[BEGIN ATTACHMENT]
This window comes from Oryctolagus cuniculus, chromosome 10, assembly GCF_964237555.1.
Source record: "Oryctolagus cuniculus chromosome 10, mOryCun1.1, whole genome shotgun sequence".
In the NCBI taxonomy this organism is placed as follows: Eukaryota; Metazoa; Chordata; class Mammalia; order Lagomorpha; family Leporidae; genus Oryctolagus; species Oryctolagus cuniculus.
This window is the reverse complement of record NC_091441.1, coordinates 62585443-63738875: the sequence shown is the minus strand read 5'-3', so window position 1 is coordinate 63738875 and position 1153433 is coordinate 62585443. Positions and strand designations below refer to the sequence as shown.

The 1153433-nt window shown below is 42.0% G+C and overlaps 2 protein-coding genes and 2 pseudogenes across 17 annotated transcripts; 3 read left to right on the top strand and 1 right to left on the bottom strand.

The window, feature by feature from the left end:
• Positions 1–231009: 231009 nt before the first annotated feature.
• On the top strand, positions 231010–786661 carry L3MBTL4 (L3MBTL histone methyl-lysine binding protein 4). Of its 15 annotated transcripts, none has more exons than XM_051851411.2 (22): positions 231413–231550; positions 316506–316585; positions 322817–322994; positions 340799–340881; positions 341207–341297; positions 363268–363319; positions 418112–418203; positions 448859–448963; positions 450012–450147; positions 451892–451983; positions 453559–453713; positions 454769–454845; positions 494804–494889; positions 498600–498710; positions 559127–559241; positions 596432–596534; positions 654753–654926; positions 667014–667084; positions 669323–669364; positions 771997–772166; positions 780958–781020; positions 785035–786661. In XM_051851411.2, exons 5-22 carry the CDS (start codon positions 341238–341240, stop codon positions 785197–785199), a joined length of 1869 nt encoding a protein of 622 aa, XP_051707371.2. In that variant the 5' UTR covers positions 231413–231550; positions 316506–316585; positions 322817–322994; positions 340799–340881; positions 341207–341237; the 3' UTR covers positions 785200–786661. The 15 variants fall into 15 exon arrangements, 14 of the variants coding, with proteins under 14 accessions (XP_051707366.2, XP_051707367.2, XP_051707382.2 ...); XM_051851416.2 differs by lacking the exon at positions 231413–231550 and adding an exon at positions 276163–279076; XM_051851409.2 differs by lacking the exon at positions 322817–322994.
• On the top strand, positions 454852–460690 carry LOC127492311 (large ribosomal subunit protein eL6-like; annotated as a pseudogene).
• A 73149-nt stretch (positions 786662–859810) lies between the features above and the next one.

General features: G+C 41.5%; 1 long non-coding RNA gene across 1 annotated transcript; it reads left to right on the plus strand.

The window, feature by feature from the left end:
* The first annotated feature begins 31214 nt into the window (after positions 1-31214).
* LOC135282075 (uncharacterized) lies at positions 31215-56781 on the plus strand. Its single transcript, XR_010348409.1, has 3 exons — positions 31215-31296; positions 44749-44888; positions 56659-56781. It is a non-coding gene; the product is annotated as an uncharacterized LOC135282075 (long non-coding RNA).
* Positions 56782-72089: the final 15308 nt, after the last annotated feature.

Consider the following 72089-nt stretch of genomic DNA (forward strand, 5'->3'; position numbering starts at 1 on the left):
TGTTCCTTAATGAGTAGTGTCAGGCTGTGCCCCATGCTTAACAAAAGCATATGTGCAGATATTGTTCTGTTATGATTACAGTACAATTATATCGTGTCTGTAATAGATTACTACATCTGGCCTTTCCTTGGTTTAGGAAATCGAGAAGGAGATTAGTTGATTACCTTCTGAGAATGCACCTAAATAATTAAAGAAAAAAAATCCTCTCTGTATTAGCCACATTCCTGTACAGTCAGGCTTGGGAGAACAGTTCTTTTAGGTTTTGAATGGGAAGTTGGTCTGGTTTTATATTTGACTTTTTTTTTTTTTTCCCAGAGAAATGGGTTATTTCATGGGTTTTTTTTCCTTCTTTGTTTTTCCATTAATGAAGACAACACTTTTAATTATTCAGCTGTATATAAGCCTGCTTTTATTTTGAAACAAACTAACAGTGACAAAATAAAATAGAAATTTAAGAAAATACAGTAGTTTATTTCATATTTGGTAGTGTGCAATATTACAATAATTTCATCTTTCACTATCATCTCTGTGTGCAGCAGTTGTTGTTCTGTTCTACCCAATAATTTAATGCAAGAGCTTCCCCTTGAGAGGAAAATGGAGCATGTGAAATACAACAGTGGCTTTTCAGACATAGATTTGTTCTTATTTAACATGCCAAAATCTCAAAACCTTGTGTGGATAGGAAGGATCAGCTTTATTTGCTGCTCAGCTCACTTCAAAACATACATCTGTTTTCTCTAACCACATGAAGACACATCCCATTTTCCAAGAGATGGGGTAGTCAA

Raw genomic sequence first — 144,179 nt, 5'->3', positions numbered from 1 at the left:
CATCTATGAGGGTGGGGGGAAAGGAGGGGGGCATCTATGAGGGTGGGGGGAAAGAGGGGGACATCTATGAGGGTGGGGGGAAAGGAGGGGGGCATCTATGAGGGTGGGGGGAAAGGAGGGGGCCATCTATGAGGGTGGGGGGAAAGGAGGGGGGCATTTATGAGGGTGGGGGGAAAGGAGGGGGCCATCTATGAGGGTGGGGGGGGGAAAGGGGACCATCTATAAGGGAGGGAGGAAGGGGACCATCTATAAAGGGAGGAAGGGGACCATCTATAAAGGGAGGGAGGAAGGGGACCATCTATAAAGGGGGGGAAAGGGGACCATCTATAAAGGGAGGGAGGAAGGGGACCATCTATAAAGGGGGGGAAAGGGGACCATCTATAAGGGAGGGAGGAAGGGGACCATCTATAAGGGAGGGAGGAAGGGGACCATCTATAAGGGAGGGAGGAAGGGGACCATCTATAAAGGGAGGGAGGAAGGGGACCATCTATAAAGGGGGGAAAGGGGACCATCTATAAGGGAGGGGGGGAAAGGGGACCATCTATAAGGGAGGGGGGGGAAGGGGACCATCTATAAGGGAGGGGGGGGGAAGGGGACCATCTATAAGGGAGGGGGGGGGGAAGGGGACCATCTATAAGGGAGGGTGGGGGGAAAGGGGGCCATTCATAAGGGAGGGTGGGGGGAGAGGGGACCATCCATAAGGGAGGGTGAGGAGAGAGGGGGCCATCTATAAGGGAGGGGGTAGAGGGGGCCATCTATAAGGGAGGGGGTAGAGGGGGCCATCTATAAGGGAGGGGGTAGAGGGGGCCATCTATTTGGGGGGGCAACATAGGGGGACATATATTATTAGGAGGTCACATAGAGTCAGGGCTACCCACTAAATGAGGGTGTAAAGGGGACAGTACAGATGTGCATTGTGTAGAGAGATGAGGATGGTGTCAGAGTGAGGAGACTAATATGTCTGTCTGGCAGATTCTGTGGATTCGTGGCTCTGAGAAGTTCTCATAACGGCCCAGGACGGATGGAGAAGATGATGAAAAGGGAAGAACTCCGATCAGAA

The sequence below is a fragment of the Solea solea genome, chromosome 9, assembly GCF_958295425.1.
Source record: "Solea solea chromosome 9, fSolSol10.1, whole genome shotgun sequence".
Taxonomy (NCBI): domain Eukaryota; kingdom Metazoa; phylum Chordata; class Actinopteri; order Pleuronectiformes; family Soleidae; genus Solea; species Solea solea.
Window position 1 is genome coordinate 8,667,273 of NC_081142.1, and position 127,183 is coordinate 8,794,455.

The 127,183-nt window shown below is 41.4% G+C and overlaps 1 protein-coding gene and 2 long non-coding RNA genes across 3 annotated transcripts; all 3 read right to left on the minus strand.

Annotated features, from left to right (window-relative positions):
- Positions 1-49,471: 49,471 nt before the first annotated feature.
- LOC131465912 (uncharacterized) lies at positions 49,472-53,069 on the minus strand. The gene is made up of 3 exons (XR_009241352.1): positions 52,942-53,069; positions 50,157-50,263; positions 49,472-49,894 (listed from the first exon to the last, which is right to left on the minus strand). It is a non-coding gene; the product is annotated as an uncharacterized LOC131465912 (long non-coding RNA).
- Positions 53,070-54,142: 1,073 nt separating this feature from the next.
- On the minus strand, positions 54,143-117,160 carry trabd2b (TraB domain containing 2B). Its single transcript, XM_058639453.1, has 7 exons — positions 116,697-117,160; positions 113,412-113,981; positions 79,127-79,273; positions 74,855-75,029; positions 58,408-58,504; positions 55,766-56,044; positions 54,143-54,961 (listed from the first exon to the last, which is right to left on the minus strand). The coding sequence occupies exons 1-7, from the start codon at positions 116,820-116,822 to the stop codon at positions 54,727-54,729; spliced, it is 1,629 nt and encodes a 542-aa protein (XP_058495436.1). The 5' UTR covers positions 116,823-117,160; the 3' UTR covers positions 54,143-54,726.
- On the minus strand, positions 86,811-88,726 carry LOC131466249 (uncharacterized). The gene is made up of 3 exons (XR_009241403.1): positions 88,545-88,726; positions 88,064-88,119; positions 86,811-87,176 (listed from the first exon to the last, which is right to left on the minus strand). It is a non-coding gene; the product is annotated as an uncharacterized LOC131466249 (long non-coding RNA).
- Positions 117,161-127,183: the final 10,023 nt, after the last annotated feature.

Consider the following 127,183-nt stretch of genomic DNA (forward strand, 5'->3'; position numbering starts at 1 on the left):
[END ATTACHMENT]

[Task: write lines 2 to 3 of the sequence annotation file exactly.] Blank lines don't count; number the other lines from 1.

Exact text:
Source record: "Oryctolagus cuniculus chromosome 10, mOryCun1.1, whole genome shotgun sequence".
In the NCBI taxonomy this organism is placed as follows: Eukaryota; Metazoa; Chordata; class Mammalia; order Lagomorpha; family Leporidae; genus Oryctolagus; species Oryctolagus cuniculus.